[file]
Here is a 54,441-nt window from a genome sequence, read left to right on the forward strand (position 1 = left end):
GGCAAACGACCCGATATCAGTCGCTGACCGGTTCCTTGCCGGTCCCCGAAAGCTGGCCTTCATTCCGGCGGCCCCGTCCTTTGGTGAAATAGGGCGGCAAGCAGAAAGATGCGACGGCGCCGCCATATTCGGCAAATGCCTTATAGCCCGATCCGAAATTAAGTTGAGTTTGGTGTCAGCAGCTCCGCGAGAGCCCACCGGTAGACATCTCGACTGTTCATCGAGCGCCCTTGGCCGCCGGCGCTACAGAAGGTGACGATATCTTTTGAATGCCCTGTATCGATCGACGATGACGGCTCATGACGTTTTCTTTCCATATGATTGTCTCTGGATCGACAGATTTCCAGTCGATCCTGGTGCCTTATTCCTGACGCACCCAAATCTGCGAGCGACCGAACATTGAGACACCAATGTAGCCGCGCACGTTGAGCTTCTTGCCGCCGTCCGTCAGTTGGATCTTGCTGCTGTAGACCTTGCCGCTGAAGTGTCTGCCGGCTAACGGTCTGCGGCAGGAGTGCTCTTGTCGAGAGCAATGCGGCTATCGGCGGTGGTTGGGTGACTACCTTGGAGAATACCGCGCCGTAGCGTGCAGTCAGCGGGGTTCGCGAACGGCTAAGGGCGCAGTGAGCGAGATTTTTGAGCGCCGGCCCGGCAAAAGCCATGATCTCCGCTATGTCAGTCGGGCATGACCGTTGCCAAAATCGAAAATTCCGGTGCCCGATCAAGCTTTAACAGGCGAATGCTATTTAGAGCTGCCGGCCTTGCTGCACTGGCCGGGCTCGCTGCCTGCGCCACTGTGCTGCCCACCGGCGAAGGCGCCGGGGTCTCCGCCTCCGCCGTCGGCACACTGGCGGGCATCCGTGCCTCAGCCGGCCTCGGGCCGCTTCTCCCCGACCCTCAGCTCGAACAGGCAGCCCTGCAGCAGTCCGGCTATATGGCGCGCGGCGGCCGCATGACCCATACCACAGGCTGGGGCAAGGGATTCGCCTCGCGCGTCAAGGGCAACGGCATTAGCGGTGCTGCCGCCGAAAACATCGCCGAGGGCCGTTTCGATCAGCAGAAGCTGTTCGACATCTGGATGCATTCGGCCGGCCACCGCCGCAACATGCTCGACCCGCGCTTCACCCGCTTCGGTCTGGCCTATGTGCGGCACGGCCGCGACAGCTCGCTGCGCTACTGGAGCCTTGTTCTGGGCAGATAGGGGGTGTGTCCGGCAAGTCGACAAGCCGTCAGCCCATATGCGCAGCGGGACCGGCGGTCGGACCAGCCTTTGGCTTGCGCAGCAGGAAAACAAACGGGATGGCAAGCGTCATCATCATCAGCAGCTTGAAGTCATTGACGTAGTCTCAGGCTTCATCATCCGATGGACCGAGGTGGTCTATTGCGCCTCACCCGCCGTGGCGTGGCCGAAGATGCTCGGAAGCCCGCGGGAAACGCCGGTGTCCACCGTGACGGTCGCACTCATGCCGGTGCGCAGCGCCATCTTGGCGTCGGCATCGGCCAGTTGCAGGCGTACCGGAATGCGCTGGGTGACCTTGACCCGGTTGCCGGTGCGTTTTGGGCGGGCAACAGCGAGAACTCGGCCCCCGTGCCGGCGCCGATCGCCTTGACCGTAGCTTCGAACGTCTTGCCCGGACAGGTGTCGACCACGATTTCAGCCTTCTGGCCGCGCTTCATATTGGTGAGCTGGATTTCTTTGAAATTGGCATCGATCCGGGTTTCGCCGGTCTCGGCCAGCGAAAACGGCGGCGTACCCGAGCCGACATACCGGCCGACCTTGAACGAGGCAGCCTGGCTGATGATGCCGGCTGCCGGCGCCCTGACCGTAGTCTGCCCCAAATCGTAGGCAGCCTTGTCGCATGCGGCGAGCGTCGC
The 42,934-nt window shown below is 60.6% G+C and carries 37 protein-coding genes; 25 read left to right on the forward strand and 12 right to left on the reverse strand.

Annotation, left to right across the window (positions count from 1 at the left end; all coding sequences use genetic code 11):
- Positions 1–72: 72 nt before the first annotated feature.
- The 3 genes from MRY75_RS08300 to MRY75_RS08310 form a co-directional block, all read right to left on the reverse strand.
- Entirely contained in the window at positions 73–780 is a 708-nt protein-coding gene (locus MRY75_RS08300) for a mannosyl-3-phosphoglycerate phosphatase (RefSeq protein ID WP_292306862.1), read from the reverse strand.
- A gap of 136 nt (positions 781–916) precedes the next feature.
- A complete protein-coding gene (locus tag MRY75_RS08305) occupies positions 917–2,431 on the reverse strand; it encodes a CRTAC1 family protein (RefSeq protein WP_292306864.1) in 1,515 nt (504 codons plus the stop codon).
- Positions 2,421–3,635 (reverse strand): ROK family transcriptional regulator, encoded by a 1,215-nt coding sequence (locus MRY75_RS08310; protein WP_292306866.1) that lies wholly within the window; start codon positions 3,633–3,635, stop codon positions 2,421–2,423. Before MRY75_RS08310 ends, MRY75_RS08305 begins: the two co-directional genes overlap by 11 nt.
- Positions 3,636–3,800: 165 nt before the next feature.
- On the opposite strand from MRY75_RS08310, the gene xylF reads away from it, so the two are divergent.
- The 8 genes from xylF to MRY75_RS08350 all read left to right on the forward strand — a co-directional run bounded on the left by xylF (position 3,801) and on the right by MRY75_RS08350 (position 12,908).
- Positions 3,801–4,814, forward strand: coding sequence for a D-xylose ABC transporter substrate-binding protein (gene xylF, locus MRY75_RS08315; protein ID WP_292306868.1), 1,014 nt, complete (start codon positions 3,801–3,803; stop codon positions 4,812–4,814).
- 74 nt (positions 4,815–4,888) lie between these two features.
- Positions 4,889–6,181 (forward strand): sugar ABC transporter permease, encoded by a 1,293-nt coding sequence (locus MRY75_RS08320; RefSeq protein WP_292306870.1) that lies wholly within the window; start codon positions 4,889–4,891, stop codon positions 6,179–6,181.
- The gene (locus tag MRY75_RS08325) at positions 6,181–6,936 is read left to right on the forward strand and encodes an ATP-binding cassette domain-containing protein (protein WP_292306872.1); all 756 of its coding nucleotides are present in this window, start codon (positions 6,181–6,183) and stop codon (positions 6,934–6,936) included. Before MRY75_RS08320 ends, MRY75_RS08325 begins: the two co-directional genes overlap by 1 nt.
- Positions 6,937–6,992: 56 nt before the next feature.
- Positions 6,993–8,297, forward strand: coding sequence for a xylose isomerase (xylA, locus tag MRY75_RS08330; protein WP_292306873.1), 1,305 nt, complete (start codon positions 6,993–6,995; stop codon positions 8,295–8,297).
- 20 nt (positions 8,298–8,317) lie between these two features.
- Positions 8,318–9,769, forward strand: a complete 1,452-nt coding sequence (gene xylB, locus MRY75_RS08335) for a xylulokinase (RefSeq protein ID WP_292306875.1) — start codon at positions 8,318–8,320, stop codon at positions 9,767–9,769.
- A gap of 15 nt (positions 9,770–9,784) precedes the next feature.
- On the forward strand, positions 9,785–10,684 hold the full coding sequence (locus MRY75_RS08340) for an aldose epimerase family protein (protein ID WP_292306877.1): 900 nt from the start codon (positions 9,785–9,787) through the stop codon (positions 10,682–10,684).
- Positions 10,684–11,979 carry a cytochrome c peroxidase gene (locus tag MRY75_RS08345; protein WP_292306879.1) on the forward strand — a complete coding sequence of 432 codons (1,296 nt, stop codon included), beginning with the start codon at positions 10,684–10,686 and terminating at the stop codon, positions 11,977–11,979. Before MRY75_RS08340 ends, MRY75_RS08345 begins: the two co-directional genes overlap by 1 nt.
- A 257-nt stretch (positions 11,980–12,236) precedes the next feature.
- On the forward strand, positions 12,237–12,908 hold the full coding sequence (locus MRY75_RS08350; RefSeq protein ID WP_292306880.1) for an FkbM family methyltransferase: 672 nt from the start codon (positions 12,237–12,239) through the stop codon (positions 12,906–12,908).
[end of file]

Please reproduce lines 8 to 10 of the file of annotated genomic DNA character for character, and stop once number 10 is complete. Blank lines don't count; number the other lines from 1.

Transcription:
- A gap of 136 nt (positions 781–916) precedes the next feature.
- A complete protein-coding gene (locus tag MRY75_RS08305) occupies positions 917–2,431 on the reverse strand; it encodes a CRTAC1 family protein (RefSeq protein WP_292306864.1) in 1,515 nt (504 codons plus the stop codon).
- Positions 2,421–3,635 (reverse strand): ROK family transcriptional regulator, encoded by a 1,215-nt coding sequence (locus MRY75_RS08310; protein WP_292306866.1) that lies wholly within the window; start codon positions 3,633–3,635, stop codon positions 2,421–2,423. Before MRY75_RS08310 ends, MRY75_RS08305 begins: the two co-directional genes overlap by 11 nt.